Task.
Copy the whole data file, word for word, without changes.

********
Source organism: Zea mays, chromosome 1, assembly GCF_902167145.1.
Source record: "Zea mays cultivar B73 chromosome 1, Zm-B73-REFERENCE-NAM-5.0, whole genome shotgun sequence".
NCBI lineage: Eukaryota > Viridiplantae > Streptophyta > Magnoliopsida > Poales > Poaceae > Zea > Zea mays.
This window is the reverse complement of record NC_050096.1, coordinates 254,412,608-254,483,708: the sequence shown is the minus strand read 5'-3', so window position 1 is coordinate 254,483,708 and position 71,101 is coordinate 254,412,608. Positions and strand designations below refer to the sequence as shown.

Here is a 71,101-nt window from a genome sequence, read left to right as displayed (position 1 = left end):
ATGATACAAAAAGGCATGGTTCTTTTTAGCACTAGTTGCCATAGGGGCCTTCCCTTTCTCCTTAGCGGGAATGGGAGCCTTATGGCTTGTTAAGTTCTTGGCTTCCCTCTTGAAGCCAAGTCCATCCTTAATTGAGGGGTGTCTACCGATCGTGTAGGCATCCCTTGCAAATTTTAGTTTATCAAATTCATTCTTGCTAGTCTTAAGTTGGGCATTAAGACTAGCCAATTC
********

Source organism: Zea mays, chromosome 1, assembly GCF_902167145.1.
Source record: "Zea mays cultivar B73 chromosome 1, Zm-B73-REFERENCE-NAM-5.0, whole genome shotgun sequence".
NCBI lineage: Eukaryota > Viridiplantae > Streptophyta > Magnoliopsida > Poales > Poaceae > Zea > Zea mays.
This window is the reverse complement of record NC_050096.1, coordinates 254,412,608-254,483,708: the sequence shown is the minus strand read 5'-3', so window position 1 is coordinate 254,483,708 and position 71,101 is coordinate 254,412,608. Positions and strand designations below refer to the sequence as shown.

Here is a 71,101-nt window from a genome sequence, read left to right as displayed (position 1 = left end):
ATGATACAAAAAGGCATGGTTCTTTTTAGCACTAGTTGCCATAGGGGCCTTCCCTTTCTCCTTAGCGGGAATGGGAGCCTTATGGCTTGTTAAGTTCTTGGCTTCCCTCTTGAAGCCAAGTCCATCCTTAATTGAGGGGTGTCTACCGATCGTGTAGGCATCCCTTGCAAATTTTAGTTTATCAAATTCATTCTTGCTAGTCTTAAGTTGGGCATTAAGACTAGCCAATTC